’80s Movies: A Guide to What’s Wrong with Your Parents podcast

Sixteen Candles Riley Roberts

Podcast: Racism, rape culture & Jake Ryan: How SIXTEEN CANDLES influenced a generation

By Tara McNamara / May 4, 2021 /

Humorously showing the emotional pain of teenagers aching for true love amid the social expectations of high school, Sixteen Candles turned a teen sex comedy into an pop cultural phenomenon that was watched by every ’80s kid. Mentored by National Lampoon, known for its intentionally offensive humor, John Hughes imbued relatable and aspirational three-dimensional characters with racist and misogynistic attitudes. The depiction of a Chinese foreign exchange…

Read More
cast of St. Elmo's Fire 1985

Podcast: ST. ELMO’S FIRE reflects how life in the ’80s truly was “out of hand.”

By Tara McNamara / April 9, 2021 /

St. Elmo’s Fire was a response to the teen films of the 1980s, examining what happens after college.  Joel Schumacher crafted an authentic and progressive story about the emotional lives and professional challenges of seven recent Georgetown grads, reflecting young women focused on career rather than marriage and introducing the idea of a gay lead character (a baby step, but…

Read More
Little Darlings Riley Roberts Tara McNamara

Podcast: LITTLE DARLINGS gave us Lecherous Devils

By Tara McNamara / March 19, 2021 /

Tara McNamara and Riley Roberts offer their take on LITTLE DARLINGS on their podcast ’80s Movies: A Guide to What’s Wrong with Your Parents.

Read More
Andrew McCarthy Molly Ringwald Jon Cryer Pretty in Pink

Podcast: Why PRETTY IN PINK’s OG Simp Duckie was never gonna get the girl.

By Tara McNamara / February 28, 2021 /

Before John Hughes, a movie couldn’t be made that was just about who was going to take a girl to prom. But with a high school divided into the haves and have nots, Hughes was able to make a love story of Romeo and Juliet proportions. The relationshp was bigger than working-class Andie and Yuppie son Blane:…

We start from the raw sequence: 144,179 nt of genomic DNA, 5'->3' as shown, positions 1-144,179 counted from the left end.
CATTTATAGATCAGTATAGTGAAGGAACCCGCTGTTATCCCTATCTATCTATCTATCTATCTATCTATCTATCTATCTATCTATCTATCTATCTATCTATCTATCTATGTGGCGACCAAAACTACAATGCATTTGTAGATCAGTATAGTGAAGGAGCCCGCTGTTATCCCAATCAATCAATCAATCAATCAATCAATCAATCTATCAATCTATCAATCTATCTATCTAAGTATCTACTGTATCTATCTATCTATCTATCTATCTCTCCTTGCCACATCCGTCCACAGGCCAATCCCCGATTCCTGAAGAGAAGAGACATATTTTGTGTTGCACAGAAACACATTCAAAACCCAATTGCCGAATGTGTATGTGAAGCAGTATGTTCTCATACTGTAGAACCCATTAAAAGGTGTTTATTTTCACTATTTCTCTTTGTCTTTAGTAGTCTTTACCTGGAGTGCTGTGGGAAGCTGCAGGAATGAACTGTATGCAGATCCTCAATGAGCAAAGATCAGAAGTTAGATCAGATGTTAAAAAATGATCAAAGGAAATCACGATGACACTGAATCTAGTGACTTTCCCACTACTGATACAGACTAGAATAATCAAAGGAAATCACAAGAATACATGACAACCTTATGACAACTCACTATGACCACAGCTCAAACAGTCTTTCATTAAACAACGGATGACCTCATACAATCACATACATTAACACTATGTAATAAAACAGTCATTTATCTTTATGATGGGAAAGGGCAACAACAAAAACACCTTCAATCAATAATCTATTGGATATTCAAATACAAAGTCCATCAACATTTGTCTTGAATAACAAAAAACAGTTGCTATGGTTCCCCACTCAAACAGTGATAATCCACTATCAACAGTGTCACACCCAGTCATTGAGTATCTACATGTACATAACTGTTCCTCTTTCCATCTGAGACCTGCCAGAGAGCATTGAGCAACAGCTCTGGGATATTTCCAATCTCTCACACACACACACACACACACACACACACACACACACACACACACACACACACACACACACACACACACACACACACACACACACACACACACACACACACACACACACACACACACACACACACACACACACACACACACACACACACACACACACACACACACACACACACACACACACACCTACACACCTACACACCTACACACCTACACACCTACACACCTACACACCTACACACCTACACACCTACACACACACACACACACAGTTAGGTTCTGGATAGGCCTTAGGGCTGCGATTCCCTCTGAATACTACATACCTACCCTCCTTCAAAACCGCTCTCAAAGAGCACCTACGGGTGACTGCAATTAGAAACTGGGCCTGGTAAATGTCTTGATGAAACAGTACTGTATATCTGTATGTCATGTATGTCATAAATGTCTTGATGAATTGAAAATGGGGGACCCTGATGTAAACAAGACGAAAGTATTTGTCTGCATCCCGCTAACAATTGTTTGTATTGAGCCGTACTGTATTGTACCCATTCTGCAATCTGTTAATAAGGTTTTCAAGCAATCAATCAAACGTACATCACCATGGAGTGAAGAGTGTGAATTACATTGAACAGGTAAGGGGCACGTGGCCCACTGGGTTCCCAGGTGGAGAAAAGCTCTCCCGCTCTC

Read More
Risky Business Riley Roberts

Podcast: RISKY BUSINESS Declared Women are Products and Money is all that Matters.

By Tara McNamara / January 22, 2021 /

When you’re looking to explain the 1980s, look to Risky Business. Teens were attracted to the Paul Brickman comedy by the music video featuring Tom Cruise dancing in his underpants. Running constantly on MTV, teens watched and rewatched the “Old Time Rock n’ Roll” music video and its resonant clips of a line of beautiful prostitutes walking into Joel’s house,…

Read More

Podcast: MODERN PROBLEMS is the most off the rails look at the early ’80s crisis of masculinity.

By Tara McNamara / December 25, 2020 /

Modern Problems (1981) is the weirdest, off the rails, PG-rated Christmas hit. It’s biggest problem was turning a raunchy mature R-film into a PG one so that it could be released on Christmas Day. Families flocked to to the theater to see a story about an air traffic controller with jealousy issues with scenes featuring a male ballet…

Read More
9 to 5 Parton Fonda Tomlin

Podcast: 9 TO 5 is a snapshot of 1980

By Tara McNamara / December 18, 2020 /

Pour yourself a cup of ambition, it’s the 40th Anniversary of 9 to 5! Wonderfully executed as a broad office buddy comedy, 9 to 5 made a definitive impact in creating empathy and understanding for women in the workplace. Film authorities Tara McNamara, Gen X, and Riley Roberts, Gen Z, look back at the 1980…

Read More
Stir Crazy Tara McNamara Riley Roberts

Podcast: Why STIR CRAZY’s black-white buddy comedy holds up 40 years later.

By Tara McNamara / December 11, 2020 /
Read More
Riley Roberts The Outsiders Two Bit

Podcast: Did THE OUTSIDERS perpetuate or explore toxic masculinity?

By Tara McNamara / December 4, 2020 /
Read More
Riley Roberts podcast Beverly Hills Cop

Podcast: BEVERLY HILLS COP blazed a new path of positive portrayals while encouraging corruption

By Tara McNamara / November 13, 2020 /

Beverly Hills Cop was the No. 1 movie in 1984, a year that many consider one of cinema’s best. As Detroit police detective Axel Foley (a role originally written for white actors Mickey Rouke and then Sylvester Stallone), Eddie Murphy made headway for black authority figures as lead characters — a huge step toward positive…

Read More